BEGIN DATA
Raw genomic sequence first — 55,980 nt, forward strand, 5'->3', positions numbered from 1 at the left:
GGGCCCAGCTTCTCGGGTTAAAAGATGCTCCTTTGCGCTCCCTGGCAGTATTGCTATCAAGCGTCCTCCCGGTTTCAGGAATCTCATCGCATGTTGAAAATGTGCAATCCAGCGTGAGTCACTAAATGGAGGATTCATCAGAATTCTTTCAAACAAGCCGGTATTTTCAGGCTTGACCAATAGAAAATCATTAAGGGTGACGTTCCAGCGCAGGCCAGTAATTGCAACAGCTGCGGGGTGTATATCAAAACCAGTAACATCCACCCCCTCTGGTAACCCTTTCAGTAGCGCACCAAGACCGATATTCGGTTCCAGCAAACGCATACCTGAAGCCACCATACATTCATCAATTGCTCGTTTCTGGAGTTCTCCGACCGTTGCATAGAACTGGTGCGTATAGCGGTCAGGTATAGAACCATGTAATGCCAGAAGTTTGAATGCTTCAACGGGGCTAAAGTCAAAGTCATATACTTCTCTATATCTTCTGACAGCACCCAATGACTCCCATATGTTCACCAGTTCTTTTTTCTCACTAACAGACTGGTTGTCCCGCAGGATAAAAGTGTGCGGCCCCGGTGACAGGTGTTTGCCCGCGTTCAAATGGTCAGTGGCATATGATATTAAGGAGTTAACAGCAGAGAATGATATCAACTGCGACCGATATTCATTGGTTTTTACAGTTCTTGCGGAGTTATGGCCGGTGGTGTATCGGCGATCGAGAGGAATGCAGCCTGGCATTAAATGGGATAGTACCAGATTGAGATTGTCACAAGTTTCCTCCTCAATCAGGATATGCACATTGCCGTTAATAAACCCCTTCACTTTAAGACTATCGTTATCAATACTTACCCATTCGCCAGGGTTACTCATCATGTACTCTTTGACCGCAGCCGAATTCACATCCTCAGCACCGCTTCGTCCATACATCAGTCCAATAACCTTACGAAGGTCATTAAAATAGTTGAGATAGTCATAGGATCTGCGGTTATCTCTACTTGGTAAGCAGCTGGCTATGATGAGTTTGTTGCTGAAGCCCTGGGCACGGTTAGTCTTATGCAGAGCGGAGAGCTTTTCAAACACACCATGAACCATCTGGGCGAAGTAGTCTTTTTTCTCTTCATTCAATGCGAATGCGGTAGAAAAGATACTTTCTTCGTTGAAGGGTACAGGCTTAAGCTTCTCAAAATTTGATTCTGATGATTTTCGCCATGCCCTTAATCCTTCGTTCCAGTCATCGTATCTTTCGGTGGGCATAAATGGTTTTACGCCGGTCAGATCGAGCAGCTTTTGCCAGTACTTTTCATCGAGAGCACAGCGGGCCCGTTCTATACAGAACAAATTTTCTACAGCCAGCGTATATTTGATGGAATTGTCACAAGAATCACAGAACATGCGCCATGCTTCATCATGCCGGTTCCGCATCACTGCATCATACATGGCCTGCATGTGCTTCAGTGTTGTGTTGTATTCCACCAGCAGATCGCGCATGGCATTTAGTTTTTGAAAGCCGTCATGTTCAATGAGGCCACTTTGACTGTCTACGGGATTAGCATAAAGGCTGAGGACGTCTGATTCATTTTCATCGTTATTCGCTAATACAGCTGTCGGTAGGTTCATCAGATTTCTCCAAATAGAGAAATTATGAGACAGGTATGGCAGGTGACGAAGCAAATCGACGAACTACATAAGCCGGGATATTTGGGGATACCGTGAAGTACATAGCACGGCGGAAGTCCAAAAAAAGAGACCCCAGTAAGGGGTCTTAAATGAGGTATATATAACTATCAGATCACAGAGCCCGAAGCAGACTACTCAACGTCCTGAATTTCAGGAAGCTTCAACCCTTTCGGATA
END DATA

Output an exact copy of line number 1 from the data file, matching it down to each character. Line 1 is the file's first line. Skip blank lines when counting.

Raw genomic sequence first — 55,980 nt, forward strand, 5'->3', positions numbered from 1 at the left: